Transgender woman Maha al-Mutairi was jailed in October 2021 for “imitating the opposite sex” in Kuwait
In a victory for LGBTQ rights, the Kuwaiti Constitutional Court has thrown out a law used to jail transgender people.
The court ruled last week that Article 198 of the Penal Code, which criminalised “imitation of the opposite sex”, violates Article 30 of the constitution which guarantees personal freedom.
Breaking the law, which was passed in 2007 by Kuwait’s National Assembly, was punishable with a prison sentence of up to one year and a fine.
Amnesty International described the court ruling as “a welcome development and a major breakthrough for transgender rights in the region.”
Lynn Maalouf, Amnesty’s Middle East and North Africa Deputy Director, said: “Article 198 was deeply discriminatory, overly vague and never should have been accepted into law in the first place.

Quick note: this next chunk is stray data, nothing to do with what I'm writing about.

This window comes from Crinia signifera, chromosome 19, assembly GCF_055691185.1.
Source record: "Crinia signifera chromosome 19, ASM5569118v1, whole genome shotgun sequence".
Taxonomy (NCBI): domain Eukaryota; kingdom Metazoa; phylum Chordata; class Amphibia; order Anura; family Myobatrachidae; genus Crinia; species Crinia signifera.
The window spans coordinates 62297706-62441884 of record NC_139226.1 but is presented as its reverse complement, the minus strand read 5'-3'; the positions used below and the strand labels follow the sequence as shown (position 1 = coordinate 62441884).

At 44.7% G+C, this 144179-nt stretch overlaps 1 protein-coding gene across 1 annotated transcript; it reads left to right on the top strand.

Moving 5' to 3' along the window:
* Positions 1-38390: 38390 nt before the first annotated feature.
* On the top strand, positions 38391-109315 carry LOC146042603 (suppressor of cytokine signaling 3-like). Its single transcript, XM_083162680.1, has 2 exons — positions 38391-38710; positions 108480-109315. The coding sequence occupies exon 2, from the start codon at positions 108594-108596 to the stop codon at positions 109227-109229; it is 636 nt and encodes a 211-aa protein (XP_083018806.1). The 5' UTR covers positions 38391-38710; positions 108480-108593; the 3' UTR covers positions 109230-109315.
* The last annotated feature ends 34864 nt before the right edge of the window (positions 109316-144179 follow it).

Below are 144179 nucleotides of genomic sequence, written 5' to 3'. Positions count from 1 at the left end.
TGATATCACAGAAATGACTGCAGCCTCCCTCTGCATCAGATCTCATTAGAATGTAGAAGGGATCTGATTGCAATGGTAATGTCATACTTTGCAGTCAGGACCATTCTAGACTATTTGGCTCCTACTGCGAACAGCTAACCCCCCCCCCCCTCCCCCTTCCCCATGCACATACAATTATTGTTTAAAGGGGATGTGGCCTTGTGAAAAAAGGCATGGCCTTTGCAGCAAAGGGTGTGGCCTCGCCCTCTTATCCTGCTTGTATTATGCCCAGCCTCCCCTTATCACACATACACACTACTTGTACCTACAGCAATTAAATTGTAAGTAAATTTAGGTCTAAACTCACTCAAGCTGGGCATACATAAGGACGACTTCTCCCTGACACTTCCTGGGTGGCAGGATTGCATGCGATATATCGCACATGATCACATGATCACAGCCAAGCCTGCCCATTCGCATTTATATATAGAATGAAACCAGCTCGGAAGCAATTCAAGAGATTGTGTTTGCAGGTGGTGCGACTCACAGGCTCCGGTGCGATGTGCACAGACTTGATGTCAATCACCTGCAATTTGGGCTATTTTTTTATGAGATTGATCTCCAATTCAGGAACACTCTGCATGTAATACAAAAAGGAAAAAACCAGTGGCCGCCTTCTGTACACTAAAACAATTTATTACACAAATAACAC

“The Kuwaiti authorities must now ensure that Article 198 is repealed in its entirety. They must also immediately halt arbitrary arrests of transgender people and drop all charges and convictions brought against them under this transphobic law.”
A recent victim of Article 198 was transgender woman Maha al-Mutairi, 40, who in October 2021 was found guilty of both “misusing phone communication” and “imitating the opposite sex” online under article 70 of the telecommunication law and article 198 of the penal code.
Al-Mutairi, who alleges she was raped by police officers in 2019, was sentenced to two years in prison and a fine of 1,000 Kuwaiti dinars (USD 3,315). She was released pending an appeal late last year.
In 2017, 19-year-old Polish Instagram star King Luxy was arrested in Kuwait for looking “too feminine”. He was beaten and spent two weeks in custody before he was released.
Maalouf called for the release of “all those unjustly imprisoned under Article 198” and urged the authorities to “investigate all allegations of torture by security forces and install an independent mechanism for monitoring police behaviour.”
Homosexuality remains illegal in Kuwait with a term of imprisonment of up to seven years.